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Tuesday, Mar 12, 2002

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Shree Cement upbeat; shifts to April-March

Kohinoor Mandal

KOLKATA, March 11

THE Rs 556-crore Shree Cement Ltd has decided to change its accounting period from July-June to April- March for 2001-02, but hopes to earn the same amount of profit in the nine months of this fiscal that it did in the last 12-month accounting period.

For the accounting year ended June 30, 2001, Shree Cement, the flagship company of Mr B.G. Bangur, recorded a turnover of Rs 556.12 crore and net profit of Rs 26.11 crore.

However, for the nine-month period ending March 31, 2002, the bottomline of the company is expected to be around Rs 26-27 crore on a turnover of approximately Rs 450 crore.

Mr H.M. Bangur, Joint Managing Director of Shree Cement, said that the current financial year was highly profitable for his company.

"I will not like to comment on the performance of other cement companies; but we are doing extremely well. Even on a reduced turnover, we are confident of registering the same amount of profits,'' Mr Bangur told Business Line.

Regarding the change of the accounting period, he said, the company wished to follow the general Indian industry pattern. Moreover, the company had to prepare another set of accounts with March year ending for submitting to different authorities.

"We wanted to follow the accounting style of the mainstream corporates and also there is no need to prepare two sets of accounts,'' he said.

About six months back, Shree Cement appointed the well- known theatre personality and advertising guru, Mr Alyque Padamsee, as an advisor. On his recommendations, the company decided to launch premium quality cement. It was Mr Padamsee's conviction that Indian consumers were willing to pay more for products with better quality.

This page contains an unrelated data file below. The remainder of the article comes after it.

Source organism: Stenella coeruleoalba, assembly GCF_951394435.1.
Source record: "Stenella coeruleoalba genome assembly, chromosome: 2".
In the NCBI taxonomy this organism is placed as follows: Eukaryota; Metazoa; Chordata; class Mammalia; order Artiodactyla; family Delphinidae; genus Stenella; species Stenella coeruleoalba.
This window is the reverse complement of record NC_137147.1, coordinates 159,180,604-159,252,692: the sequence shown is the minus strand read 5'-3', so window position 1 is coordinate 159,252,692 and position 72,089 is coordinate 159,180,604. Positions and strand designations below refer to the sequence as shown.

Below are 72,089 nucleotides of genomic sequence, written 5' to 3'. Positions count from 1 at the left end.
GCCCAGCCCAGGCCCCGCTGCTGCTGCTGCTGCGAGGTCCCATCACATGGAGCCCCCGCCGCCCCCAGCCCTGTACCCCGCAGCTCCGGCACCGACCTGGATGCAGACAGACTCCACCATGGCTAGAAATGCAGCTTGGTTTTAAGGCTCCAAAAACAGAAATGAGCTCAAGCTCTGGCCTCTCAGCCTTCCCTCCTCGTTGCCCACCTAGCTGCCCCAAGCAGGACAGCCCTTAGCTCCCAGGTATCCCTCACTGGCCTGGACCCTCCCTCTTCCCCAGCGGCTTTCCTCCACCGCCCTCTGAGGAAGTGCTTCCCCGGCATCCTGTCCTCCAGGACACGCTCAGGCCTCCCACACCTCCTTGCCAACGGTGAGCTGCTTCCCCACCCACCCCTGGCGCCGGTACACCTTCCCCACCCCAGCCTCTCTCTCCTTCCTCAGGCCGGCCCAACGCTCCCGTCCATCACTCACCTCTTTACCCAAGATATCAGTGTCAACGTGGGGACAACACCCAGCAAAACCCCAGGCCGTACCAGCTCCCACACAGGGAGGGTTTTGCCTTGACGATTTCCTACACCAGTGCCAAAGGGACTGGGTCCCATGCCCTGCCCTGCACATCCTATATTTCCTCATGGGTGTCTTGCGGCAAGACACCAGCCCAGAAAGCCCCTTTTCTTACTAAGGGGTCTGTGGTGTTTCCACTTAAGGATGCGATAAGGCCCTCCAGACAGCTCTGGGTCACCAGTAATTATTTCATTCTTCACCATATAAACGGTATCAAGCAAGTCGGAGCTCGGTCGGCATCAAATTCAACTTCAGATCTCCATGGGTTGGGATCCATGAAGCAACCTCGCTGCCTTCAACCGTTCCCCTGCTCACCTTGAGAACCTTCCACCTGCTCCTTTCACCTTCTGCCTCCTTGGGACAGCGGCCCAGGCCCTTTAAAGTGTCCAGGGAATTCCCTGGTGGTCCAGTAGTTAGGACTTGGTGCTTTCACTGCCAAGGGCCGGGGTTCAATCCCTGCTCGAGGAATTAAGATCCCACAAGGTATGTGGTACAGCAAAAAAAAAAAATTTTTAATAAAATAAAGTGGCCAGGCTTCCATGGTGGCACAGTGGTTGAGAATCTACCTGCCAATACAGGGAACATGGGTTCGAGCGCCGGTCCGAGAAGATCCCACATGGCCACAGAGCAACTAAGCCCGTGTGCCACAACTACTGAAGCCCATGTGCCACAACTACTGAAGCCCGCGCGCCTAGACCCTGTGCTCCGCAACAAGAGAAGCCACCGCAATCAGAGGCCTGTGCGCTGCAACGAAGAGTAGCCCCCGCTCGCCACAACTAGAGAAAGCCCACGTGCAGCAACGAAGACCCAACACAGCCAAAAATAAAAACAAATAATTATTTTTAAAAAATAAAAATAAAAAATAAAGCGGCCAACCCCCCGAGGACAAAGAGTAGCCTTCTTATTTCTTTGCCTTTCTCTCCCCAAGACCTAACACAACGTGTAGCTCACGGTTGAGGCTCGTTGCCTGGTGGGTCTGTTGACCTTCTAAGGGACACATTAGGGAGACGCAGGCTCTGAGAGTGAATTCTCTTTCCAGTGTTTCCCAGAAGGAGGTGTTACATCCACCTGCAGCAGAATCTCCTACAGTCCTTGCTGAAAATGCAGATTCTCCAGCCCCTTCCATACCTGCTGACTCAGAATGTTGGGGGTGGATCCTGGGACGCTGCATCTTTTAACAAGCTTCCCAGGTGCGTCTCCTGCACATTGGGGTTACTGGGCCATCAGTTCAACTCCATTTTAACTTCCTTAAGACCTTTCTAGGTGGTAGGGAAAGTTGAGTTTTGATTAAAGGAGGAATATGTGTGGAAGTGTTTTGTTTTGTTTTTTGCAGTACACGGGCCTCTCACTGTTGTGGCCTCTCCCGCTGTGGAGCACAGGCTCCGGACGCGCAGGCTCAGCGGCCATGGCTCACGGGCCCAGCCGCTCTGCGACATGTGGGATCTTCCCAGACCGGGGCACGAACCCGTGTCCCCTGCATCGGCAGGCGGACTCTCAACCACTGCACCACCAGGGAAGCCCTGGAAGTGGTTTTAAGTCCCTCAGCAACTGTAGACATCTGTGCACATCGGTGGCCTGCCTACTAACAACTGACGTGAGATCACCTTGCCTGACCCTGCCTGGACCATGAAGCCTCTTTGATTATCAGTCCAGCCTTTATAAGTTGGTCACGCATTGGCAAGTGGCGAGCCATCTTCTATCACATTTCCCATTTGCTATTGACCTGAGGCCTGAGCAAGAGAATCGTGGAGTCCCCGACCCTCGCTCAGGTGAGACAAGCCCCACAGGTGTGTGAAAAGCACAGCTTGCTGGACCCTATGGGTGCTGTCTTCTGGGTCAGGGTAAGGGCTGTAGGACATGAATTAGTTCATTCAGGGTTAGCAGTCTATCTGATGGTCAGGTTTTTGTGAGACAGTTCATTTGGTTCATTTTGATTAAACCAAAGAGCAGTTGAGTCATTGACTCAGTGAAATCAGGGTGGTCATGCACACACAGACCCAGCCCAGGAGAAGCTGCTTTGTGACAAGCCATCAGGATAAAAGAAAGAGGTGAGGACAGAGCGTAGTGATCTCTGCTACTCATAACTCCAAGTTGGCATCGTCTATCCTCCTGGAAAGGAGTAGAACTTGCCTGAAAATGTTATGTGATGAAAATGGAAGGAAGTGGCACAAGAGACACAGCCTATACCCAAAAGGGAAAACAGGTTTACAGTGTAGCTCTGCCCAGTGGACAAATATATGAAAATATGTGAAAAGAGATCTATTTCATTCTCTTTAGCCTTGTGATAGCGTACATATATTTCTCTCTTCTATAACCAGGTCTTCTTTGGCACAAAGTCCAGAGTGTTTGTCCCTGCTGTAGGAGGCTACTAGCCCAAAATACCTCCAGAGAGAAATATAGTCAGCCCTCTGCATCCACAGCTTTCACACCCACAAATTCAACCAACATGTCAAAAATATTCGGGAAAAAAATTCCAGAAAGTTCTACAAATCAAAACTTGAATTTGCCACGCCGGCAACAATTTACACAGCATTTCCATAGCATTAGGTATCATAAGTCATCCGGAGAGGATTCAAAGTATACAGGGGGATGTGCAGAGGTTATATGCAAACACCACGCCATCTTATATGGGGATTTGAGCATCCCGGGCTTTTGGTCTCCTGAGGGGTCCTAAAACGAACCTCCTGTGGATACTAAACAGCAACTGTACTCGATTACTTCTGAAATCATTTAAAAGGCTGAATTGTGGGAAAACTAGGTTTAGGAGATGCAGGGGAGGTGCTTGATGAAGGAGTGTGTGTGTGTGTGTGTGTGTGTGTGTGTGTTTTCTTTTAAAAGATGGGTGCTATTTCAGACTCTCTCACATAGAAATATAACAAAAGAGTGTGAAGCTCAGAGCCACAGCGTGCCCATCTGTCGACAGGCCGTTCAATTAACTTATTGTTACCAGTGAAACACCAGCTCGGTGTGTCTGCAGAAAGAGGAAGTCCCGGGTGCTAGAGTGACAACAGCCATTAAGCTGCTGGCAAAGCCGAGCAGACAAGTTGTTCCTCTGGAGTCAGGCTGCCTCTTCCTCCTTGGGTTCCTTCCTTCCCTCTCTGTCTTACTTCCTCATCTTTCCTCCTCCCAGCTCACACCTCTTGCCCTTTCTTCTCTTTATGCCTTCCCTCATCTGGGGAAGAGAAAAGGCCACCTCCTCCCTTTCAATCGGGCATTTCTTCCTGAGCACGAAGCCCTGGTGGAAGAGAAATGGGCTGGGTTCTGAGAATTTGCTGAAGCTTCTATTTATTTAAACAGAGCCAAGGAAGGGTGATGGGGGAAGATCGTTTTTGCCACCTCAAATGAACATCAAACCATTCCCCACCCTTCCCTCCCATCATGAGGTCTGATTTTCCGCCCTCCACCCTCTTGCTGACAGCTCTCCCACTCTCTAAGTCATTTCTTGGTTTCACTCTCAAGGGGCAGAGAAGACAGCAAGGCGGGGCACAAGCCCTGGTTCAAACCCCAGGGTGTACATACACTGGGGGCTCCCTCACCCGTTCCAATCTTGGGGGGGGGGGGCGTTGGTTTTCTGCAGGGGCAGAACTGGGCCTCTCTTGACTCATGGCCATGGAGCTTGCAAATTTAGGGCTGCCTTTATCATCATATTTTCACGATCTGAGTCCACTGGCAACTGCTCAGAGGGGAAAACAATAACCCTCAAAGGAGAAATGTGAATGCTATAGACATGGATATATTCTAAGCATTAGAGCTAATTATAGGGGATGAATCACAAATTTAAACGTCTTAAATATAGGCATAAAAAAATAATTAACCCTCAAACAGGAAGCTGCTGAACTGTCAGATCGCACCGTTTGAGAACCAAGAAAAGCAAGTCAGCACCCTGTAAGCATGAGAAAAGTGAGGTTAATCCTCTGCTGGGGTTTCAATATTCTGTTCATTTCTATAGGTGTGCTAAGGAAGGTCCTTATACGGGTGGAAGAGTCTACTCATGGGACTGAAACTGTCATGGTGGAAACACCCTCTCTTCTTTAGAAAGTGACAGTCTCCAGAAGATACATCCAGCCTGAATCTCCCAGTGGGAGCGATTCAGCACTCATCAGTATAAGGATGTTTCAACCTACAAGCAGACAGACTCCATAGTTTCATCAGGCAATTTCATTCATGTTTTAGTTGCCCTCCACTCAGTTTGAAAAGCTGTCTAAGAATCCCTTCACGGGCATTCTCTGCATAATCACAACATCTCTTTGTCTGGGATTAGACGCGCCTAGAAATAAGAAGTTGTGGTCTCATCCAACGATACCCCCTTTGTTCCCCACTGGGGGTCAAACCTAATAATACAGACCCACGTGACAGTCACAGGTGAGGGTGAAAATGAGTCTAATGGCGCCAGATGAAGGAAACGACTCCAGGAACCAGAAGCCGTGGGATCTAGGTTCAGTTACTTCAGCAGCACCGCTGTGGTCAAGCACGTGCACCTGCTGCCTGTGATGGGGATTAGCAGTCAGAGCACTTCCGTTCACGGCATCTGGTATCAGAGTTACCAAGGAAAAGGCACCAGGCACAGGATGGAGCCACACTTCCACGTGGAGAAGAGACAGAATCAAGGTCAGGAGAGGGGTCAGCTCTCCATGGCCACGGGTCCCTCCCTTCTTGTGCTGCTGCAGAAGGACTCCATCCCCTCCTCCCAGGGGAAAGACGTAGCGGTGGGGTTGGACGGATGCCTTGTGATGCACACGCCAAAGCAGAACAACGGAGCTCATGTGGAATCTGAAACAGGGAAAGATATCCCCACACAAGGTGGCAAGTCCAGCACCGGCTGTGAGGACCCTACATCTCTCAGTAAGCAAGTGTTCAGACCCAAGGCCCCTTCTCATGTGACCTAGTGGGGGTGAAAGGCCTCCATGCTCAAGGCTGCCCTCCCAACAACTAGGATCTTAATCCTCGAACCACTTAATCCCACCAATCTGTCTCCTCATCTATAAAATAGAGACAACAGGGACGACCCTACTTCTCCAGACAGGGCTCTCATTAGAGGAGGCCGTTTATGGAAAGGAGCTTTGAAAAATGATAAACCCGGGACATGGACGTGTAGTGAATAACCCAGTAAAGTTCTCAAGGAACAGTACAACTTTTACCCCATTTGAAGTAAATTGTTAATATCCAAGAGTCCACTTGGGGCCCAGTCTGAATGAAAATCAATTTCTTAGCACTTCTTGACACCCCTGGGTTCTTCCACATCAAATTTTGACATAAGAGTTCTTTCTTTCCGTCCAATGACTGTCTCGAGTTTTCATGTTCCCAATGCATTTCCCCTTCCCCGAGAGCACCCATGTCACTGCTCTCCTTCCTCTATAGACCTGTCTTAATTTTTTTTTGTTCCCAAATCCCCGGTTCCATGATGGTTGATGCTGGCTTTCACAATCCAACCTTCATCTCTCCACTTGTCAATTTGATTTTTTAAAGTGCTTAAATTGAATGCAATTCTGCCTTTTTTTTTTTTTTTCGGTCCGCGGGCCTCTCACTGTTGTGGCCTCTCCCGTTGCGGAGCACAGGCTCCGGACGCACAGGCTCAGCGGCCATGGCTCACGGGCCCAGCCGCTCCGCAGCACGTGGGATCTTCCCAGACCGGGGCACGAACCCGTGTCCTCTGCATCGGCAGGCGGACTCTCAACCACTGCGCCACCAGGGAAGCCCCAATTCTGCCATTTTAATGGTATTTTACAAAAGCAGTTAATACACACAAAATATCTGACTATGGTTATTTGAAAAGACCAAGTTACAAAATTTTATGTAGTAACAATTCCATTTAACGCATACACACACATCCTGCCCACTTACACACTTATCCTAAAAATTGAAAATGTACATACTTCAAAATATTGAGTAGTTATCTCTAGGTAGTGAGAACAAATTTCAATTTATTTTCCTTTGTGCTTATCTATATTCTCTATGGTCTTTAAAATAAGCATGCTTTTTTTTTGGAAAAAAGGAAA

According to Mr Bangur, this new generation cement has a special chemical ingredient that acts as an anti-corrosive agent for steel structures of a building. Named Shree Ultra, the cement is also free of ash content. Mr Bangur felt that this cement would solve the problem of rusting steel structures.

However, the cost of producing this cement was higher by about Rs 6-7 per bag. Shree Cement has selected Punjab, the State with the highest per capita income, to introduce the product, and later, it will move over to Delhi and Uttar Pradesh. Despite the higher cost of production, Mr Bangur said, introductory prices of Shree Ultra would be the same as that of the existing products.

"We will go about it cautiously. Once the product is established in the market, we will increase its prices. But that will be in the long run,'' he said.

Currently, Shree Cement, which has its plant in Rajasthan, is a market leader in Delhi and Haryana with a share of 17-18 per cent. In Rajasthan, it is 10-12 per cent, and in Punjab, it is about 9-10 per cent.

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